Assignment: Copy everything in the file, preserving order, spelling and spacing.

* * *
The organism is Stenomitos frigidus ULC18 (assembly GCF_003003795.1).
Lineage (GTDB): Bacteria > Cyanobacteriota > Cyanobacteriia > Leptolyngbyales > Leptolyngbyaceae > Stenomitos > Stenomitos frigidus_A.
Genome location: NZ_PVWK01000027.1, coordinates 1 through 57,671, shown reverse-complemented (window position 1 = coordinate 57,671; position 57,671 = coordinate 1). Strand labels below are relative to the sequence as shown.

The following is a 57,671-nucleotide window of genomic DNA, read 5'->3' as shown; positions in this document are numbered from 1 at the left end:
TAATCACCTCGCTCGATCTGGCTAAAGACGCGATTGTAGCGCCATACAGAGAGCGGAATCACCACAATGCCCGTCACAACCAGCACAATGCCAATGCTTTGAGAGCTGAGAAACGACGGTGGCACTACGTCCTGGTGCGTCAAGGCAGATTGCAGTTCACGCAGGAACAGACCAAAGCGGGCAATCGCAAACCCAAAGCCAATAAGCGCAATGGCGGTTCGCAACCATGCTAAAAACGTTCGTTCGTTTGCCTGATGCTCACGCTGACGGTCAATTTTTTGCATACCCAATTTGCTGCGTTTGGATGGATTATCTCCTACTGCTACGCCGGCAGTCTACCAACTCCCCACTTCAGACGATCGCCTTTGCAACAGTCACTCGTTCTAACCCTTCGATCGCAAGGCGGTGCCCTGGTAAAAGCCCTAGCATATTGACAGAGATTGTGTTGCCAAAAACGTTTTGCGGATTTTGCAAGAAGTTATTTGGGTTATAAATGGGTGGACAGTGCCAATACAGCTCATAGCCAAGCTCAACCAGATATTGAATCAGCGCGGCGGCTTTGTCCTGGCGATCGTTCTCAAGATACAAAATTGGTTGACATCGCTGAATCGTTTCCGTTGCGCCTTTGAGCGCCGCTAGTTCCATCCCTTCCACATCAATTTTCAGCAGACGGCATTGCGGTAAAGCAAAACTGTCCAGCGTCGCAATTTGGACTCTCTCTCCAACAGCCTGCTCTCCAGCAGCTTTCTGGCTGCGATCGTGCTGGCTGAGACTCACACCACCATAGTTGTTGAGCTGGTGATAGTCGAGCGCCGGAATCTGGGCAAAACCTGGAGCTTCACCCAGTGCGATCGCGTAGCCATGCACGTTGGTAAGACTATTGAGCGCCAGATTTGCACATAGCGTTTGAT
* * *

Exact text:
The organism is Stenomitos frigidus ULC18 (assembly GCF_003003795.1).
Lineage (GTDB): Bacteria > Cyanobacteriota > Cyanobacteriia > Leptolyngbyales > Leptolyngbyaceae > Stenomitos > Stenomitos frigidus_A.
Genome location: NZ_PVWK01000027.1, coordinates 1 through 57,671, shown reverse-complemented (window position 1 = coordinate 57,671; position 57,671 = coordinate 1). Strand labels below are relative to the sequence as shown.

The following is a 57,671-nucleotide window of genomic DNA, read 5'->3' as shown; positions in this document are numbered from 1 at the left end:
TAATCACCTCGCTCGATCTGGCTAAAGACGCGATTGTAGCGCCATACAGAGAGCGGAATCACCACAATGCCCGTCACAACCAGCACAATGCCAATGCTTTGAGAGCTGAGAAACGACGGTGGCACTACGTCCTGGTGCGTCAAGGCAGATTGCAGTTCACGCAGGAACAGACCAAAGCGGGCAATCGCAAACCCAAAGCCAATAAGCGCAATGGCGGTTCGCAACCATGCTAAAAACGTTCGTTCGTTTGCCTGATGCTCACGCTGACGGTCAATTTTTTGCATACCCAATTTGCTGCGTTTGGATGGATTATCTCCTACTGCTACGCCGGCAGTCTACCAACTCCCCACTTCAGACGATCGCCTTTGCAACAGTCACTCGTTCTAACCCTTCGATCGCAAGGCGGTGCCCTGGTAAAAGCCCTAGCATATTGACAGAGATTGTGTTGCCAAAAACGTTTTGCGGATTTTGCAAGAAGTTATTTGGGTTATAAATGGGTGGACAGTGCCAATACAGCTCATAGCCAAGCTCAACCAGATATTGAATCAGCGCGGCGGCTTTGTCCTGGCGATCGTTCTCAAGATACAAAATTGGTTGACATCGCTGAATCGTTTCCGTTGCGCCTTTGAGCGCCGCTAGTTCCATCCCTTCCACATCAATTTTCAGCAGACGGCATTGCGGTAAAGCAAAACTGTCCAGCGTCGCAATTTGGACTCTCTCTCCAACAGCCTGCTCTCCAGCAGCTTTCTGGCTGCGATCGTGCTGGCTGAGACTCACACCACCATAGTTGTTGAGCTGGTGATAGTCGAGCGCCGGAATCTGGGCAAAACCTGGAGCTTCACCCAGTGCGATCGCGTAGCCATGCACGTTGGTAAGACTATTGAGCGCCAGATTTGCACATAGCGTTTGAT